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Development of self-cleaning clay roofing tiles

Self-cleaning clay roofing tiles with improved resistance to the action of microorganisms will be developed. Nanocrystalline photocatalytic coatings applied to the ceramic surface will be superhydrophilic, well bonded and durable.

Clay roofing tiles are ceramic systems with a relatively high amount of porosity (from 8% up to 14%) produced from plastic clay-like materials rich in iron and/or carbonates. During their long-life exploitation, these systems are exposed to physical (frost), chemical (atmospheric acid gases) and biological degradation (microorganism actions, lichens) and in such an environment they are often partially deteriorated. In recent years there have been different approaches to the production of bio-resistant clay roofing tiles: application of different chemical agents (Cu slag, CuO powder, copper-exchanged montmorillonite) as additives for the basic raw material compositions or designs of hydrophobic self-cleaning coats (lotus effect). All these approaches suffer from a number of drawbacks that have prevented their widespread application. It was difficult for small quantities of additives to be well homogenised in a large quantity of raw materials, while batch processing of hydrophobic material (lotus effect) was a costly and time consuming technique, depending heavily on the surface structure of the tiles. The problem to a great extent could be solved by application of hydrophilic photocatalytic coatings, which chemically breakdown organic dirt (microorganisms such as lichens, algae, etc.) during exposure to sunlight, and transforming them into harmless components. In this way the biodegradation process is disabled. The technology of self-cleaning materials has been developed rapidly in recent years. For a commercial product, its potential is huge and the market truly global. Because of the wide range of possible applications, from window glass and cement to textiles, self-cleaning coatings may become an important labour-saving device. Some of this potential has already been realised: self-cleaning paints are already available in Europe, while self-cleaning windows have made an impact within the past few years as well as several multinational glazing companies. Many materials such as metal oxides or sulphides could be applied as a photocatalytic active material, but the widely used photocatalytic material is the anatase type of TiO2 (titanium dioxide) with nano-size particles. It is a very effective agent against organic and inorganic material as well as against bacteria and fungi. Its advantages in comparison with the other photocatalytic material are: low cost, quite fast reaction under mild operating conditions and the possibility of a wide spectrum of organic contaminants being converted to water and CO2 (redox reactions and molecular transformations). The technology of self-cleaning clay roofing tiles is at the very beginning. Although there are outdoor applications of TiO2 photocatalysis, in literature very little information on the interaction between titanium dioxide and traditional building materials like concrete, mortar plaster or clay roofing tiles are available. By coating the original ceramic support (clay roofing tile) with a super hydrophilic photo-catalyst, the dirt of the roof could be washed away by rain - the roof will be kept clean for a long time. Two effects would be considered: firstly, the formation of a super-hydrophilic surface (nano-sized coating) which would have a higher affinity to water than oil, and secondly, the utilisation of a photocatalytic material which, after the ultraviolet illumination, would contain a photo-generated hole-electron pair that reacts with oxygen and water in the environment, generating potential cleaning agents on the surface of the coated material. The agents (.OH, .OOH) will decompose large organic molecules to smaller fragments. The combination of photocatalysis and super-hydrophilicity allows grease and dirt to be swept away with water. The possibilities of fixing the photocatalytic materials on the surface of clay roofing tiles will be investigated: application of the spray-coating technology, as well as application of the sedimentation technology. The next step is the photocatalytic decomposition of organic materials (methylene blue, rhodamine B) - model substances for organic contaminants, and the photocatalytic decomposition of the microorganisms - inoculated fungi. Time-dependent measurements of the decomposition reaction will also be investigated. Thus, we will focus on the areas of materials properties and lighting techniques trying to achieve the desired effects. The potential for the widespread use of photocatalysts in clay roofing tiles looks promising as a new way to minimise contaminants and improve the aesthetic quality of our urban environments. Keywords: clay roofing tiles, self-cleaning effect, semiconductors.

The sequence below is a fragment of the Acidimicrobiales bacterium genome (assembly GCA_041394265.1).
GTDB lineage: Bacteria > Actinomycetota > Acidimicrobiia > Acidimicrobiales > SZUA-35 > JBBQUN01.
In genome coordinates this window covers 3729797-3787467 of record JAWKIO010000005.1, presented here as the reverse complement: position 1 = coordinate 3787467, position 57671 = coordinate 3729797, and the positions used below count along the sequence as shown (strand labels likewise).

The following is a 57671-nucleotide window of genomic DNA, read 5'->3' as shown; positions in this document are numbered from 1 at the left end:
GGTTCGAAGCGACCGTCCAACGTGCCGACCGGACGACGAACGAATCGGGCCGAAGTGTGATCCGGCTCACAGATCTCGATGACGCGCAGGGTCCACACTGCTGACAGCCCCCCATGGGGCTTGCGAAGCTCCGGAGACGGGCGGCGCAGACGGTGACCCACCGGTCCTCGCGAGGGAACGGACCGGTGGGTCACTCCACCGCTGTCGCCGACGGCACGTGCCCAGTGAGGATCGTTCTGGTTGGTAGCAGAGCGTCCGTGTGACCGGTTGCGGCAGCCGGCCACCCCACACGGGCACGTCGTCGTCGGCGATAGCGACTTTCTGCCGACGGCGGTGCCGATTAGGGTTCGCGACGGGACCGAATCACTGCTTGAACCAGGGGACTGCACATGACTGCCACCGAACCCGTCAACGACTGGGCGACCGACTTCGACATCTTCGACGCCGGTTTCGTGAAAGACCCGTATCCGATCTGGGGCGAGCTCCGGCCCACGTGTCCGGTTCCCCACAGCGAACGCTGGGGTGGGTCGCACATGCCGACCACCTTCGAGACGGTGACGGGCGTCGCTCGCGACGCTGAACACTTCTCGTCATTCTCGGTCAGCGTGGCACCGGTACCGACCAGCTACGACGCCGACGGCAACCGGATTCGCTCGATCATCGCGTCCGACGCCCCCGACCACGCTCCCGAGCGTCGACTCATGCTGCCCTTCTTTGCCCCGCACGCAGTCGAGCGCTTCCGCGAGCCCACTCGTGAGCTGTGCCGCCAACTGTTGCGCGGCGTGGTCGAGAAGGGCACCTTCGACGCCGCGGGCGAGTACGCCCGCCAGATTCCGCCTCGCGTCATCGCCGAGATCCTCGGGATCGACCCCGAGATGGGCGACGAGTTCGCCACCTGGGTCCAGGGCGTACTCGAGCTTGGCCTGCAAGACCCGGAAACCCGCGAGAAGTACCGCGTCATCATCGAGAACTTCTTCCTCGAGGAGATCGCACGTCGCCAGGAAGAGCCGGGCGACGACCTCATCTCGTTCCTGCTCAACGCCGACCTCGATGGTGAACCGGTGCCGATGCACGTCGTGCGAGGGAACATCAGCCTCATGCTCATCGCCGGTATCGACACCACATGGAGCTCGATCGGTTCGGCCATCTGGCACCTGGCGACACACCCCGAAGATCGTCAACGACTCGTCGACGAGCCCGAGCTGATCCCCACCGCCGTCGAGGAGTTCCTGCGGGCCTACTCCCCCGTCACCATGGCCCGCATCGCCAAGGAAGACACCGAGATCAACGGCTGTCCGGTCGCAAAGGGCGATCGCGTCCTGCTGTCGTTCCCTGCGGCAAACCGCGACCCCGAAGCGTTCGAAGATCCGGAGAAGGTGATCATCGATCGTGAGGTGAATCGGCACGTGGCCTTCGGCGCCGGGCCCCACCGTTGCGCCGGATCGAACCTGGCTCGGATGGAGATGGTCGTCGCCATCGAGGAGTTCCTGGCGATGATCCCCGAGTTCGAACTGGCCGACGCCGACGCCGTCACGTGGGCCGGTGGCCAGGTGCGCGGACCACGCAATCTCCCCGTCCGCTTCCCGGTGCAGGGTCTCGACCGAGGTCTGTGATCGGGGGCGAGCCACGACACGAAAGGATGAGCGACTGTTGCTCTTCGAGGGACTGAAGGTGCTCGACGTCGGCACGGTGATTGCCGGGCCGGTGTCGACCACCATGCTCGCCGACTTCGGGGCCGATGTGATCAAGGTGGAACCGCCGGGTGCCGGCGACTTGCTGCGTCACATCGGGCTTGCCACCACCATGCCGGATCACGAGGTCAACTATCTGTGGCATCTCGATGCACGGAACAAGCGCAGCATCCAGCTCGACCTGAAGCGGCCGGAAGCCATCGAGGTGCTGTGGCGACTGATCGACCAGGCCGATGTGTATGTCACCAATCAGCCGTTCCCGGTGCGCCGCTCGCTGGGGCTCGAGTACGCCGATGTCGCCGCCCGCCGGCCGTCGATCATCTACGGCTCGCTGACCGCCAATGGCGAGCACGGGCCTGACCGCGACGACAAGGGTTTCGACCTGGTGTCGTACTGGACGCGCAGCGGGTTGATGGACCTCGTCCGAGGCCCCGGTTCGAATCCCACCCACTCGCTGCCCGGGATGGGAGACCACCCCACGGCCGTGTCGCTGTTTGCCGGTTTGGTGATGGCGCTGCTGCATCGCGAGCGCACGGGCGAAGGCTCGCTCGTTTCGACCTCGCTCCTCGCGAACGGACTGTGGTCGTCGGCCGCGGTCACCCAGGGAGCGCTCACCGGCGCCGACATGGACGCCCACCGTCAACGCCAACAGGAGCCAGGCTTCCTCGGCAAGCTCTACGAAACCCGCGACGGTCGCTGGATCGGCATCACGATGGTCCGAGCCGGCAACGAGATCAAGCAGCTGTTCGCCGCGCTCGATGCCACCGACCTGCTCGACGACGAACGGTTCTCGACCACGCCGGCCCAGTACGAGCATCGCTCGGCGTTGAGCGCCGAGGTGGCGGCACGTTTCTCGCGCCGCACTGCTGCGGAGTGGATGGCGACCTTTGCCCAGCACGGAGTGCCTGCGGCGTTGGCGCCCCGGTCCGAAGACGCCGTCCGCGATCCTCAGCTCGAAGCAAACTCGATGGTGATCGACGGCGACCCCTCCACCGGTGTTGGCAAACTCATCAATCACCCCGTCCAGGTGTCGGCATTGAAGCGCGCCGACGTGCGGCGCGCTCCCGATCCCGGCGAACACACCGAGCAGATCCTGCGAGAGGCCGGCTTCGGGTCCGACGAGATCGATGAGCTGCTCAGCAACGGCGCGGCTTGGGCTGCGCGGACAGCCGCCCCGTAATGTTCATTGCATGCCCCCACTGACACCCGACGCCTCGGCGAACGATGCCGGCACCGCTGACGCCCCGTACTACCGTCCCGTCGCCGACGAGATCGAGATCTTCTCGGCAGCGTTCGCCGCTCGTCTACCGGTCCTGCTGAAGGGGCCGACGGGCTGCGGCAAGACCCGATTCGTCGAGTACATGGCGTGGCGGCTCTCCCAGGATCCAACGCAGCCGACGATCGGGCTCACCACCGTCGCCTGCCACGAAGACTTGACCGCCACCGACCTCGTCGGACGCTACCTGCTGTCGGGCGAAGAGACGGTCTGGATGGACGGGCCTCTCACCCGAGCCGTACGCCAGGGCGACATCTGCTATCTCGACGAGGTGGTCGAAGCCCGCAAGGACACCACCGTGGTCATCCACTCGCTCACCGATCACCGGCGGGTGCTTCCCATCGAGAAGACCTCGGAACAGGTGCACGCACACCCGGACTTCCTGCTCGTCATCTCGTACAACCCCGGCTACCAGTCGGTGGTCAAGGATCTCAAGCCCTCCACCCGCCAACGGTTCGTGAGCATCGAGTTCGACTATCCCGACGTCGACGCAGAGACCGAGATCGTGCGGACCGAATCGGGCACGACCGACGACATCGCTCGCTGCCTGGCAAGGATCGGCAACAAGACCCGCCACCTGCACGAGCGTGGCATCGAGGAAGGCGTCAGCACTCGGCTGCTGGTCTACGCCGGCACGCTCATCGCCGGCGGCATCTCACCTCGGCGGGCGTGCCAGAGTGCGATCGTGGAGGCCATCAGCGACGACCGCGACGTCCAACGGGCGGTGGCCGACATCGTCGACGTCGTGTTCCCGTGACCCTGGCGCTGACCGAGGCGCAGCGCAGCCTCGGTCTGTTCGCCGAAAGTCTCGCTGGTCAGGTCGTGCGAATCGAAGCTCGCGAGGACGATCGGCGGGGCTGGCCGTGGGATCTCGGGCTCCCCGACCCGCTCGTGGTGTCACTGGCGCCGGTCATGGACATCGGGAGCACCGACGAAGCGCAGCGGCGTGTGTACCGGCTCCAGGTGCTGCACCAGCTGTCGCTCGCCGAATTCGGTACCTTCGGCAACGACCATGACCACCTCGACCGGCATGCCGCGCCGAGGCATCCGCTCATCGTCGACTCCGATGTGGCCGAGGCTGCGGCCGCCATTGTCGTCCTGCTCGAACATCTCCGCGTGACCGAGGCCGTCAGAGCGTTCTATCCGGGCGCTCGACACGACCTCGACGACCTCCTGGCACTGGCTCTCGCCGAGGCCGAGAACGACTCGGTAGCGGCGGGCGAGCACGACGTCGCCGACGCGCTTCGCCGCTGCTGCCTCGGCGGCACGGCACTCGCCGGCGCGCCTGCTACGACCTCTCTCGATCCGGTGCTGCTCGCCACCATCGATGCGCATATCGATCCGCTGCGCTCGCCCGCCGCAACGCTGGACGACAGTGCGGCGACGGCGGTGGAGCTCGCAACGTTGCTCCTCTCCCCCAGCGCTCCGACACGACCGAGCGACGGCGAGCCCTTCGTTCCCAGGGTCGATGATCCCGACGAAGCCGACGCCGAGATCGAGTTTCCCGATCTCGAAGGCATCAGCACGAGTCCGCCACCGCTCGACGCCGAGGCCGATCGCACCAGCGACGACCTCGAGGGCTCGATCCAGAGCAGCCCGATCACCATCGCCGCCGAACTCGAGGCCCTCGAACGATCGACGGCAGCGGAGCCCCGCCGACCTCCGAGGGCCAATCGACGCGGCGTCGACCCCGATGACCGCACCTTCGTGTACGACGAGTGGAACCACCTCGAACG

Acronym: 
CLEANTILE
Project ID: 
3 969
Start date: 
01-01-2007
Project Duration: 
30months
Project costs: 
500 000.00€
Technological Area: 
Building Materials, Components and Methods
Market Area: 
Manufacture of Building Materials

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